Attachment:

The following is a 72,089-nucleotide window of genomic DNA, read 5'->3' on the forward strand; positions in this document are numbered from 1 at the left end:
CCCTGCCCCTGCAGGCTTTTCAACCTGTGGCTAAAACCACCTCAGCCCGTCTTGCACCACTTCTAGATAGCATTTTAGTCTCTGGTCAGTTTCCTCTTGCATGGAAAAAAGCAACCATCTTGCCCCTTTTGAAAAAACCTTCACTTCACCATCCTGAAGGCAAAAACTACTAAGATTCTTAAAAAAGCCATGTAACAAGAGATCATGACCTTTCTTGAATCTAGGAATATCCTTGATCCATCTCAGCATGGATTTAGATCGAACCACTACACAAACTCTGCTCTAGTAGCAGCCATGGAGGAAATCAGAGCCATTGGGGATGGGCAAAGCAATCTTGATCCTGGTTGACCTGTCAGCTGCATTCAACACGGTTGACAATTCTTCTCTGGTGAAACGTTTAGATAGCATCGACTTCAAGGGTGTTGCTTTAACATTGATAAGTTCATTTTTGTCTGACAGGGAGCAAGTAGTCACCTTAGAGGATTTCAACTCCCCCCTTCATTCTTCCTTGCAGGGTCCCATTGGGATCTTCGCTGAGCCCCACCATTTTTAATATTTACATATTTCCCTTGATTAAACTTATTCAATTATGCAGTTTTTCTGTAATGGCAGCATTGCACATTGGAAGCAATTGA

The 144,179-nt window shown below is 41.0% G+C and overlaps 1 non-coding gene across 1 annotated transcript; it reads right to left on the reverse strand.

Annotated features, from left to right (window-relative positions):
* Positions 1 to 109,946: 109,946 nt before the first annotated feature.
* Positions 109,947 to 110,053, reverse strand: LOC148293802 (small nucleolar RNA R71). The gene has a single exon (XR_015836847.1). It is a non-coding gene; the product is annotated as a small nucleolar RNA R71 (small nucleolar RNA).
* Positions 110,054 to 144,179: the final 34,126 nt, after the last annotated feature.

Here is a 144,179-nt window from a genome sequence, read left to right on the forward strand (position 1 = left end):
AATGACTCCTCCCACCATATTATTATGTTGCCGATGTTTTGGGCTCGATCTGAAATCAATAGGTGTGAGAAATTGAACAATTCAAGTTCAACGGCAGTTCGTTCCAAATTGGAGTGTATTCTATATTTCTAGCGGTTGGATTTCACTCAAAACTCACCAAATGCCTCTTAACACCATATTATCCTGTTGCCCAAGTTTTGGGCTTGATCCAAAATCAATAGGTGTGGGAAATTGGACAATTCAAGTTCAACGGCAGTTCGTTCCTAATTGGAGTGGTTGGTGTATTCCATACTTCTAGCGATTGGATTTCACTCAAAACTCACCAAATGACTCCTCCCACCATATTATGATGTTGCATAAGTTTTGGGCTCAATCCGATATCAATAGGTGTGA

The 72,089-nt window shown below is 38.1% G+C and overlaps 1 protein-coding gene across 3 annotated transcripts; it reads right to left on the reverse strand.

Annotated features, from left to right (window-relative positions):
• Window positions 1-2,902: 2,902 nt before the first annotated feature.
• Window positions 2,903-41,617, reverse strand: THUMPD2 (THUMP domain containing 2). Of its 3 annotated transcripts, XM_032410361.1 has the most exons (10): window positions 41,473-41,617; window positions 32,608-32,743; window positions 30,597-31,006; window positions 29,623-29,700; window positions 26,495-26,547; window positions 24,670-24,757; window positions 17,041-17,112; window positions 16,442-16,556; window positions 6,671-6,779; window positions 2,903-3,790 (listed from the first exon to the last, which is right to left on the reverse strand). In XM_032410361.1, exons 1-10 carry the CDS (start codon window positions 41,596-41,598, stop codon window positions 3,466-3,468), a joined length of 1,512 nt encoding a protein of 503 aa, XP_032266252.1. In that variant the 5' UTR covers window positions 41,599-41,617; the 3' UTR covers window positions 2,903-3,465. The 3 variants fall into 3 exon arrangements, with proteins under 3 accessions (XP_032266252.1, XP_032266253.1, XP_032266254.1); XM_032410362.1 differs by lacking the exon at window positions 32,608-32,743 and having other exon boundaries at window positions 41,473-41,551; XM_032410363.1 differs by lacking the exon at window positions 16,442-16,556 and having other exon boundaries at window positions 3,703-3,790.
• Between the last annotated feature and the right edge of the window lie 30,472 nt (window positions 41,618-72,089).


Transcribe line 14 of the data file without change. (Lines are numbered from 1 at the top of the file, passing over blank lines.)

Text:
• Between the last annotated feature and the right edge of the window lie 30,472 nt (window positions 41,618-72,089).